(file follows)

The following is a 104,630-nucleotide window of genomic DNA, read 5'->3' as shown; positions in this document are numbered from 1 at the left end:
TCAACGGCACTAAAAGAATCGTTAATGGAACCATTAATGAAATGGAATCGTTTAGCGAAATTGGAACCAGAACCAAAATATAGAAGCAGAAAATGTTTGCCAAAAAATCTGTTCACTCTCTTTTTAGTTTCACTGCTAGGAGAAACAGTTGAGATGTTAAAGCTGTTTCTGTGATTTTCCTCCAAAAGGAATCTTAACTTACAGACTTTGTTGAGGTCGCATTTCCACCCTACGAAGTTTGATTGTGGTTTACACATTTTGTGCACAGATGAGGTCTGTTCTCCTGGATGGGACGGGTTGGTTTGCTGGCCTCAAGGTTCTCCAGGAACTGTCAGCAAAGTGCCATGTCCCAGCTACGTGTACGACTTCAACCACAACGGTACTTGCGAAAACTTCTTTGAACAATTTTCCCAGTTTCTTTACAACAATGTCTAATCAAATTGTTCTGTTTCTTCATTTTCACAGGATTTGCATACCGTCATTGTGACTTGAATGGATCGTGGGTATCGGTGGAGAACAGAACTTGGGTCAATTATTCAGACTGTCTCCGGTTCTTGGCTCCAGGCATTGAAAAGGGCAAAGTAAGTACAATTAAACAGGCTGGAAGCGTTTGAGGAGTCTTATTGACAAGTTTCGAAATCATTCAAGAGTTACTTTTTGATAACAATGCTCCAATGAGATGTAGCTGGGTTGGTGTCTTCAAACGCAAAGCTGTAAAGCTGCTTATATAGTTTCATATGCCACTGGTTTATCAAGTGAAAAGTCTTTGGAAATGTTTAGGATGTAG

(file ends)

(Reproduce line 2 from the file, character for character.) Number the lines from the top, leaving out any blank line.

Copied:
TCAACGGCACTAAAAGAATCGTTAATGGAACCATTAATGAAATGGAATCGTTTAGCGAAATTGGAACCAGAACCAAAATATAGAAGCAGAAAATGTTTGCCAAAAAATCTGTTCACTCTCTTTTTAGTTTCACTGCTAGGAGAAACAGTTGAGATGTTAAAGCTGTTTCTGTGATTTTCCTCCAAAAGGAATCTTAACTTACAGACTTTGTTGAGGTCGCATTTCCACCCTACGAAGTTTGATTGTGGTTTACACATTTTGTGCACAGATGAGGTCTGTTCTCCTGGATGGGACGGGTTGGTTTGCTGGCCTCAAGGTTCTCCAGGAACTGTCAGCAAAGTGCCATGTCCCAGCTACGTGTACGACTTCAACCACAACGGTACTTGCGAAAACTTCTTTGAACAATTTTCCCAGTTTCTTTACAACAATGTCTAATCAAATTGTTCTGTTTCTTCATTTTCACAGGATTTGCATACCGTCATTGTGACTTGAATGGATCGTGGGTATCGGTGGAGAACAGAACTTGGGTCAATTATTCAGACTGTCTCCGGTTCTTGGCTCCAGGCATTGAAAAGGGCAAAGTAAGTACAATTAAACAGGCTGGAAGCGTTTGAGGAGTCTTATTGACAAGTTTCGAAATCATTCAAGAGTTACTTTTTGATAACAATGCTCCAATGAGATGTAGCTGGGTTGGTGTCTTCAAACGCAAAGCTGTAAAGCTGCTTATATAGTTTCATATGCCACTGGTTTATCAAGTGAAAAGTCTTTGGAAATGTTTAGGATGTAG